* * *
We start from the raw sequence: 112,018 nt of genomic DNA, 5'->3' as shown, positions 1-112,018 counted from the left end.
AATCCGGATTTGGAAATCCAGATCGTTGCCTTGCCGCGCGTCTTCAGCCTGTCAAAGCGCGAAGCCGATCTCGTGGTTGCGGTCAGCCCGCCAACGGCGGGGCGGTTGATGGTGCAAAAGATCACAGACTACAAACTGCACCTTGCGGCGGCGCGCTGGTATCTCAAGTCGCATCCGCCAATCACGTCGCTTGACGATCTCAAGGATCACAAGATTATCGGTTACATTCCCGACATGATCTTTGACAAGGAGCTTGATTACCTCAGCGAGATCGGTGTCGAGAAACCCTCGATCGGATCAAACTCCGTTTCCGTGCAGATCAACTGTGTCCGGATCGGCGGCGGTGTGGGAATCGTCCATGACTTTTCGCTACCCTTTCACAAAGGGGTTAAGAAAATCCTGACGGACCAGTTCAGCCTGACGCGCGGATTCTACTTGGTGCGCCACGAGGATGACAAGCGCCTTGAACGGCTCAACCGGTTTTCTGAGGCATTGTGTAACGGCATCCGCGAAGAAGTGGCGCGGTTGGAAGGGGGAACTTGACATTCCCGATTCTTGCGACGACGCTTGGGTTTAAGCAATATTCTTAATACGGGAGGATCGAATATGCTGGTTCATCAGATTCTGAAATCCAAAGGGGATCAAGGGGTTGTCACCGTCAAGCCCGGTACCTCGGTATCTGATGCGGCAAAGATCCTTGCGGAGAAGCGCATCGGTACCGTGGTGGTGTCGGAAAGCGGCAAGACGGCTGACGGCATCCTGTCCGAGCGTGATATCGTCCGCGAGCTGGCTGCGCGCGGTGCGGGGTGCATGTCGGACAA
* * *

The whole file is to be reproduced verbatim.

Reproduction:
We start from the raw sequence: 112,018 nt of genomic DNA, 5'->3' as shown, positions 1-112,018 counted from the left end.
AATCCGGATTTGGAAATCCAGATCGTTGCCTTGCCGCGCGTCTTCAGCCTGTCAAAGCGCGAAGCCGATCTCGTGGTTGCGGTCAGCCCGCCAACGGCGGGGCGGTTGATGGTGCAAAAGATCACAGACTACAAACTGCACCTTGCGGCGGCGCGCTGGTATCTCAAGTCGCATCCGCCAATCACGTCGCTTGACGATCTCAAGGATCACAAGATTATCGGTTACATTCCCGACATGATCTTTGACAAGGAGCTTGATTACCTCAGCGAGATCGGTGTCGAGAAACCCTCGATCGGATCAAACTCCGTTTCCGTGCAGATCAACTGTGTCCGGATCGGCGGCGGTGTGGGAATCGTCCATGACTTTTCGCTACCCTTTCACAAAGGGGTTAAGAAAATCCTGACGGACCAGTTCAGCCTGACGCGCGGATTCTACTTGGTGCGCCACGAGGATGACAAGCGCCTTGAACGGCTCAACCGGTTTTCTGAGGCATTGTGTAACGGCATCCGCGAAGAAGTGGCGCGGTTGGAAGGGGGAACTTGACATTCCCGATTCTTGCGACGACGCTTGGGTTTAAGCAATATTCTTAATACGGGAGGATCGAATATGCTGGTTCATCAGATTCTGAAATCCAAAGGGGATCAAGGGGTTGTCACCGTCAAGCCCGGTACCTCGGTATCTGATGCGGCAAAGATCCTTGCGGAGAAGCGCATCGGTACCGTGGTGGTGTCGGAAAGCGGCAAGACGGCTGACGGCATCCTGTCCGAGCGTGATATCGTCCGCGAGCTGGCTGCGCGCGGTGCGGGGTGCATGTCGGACAA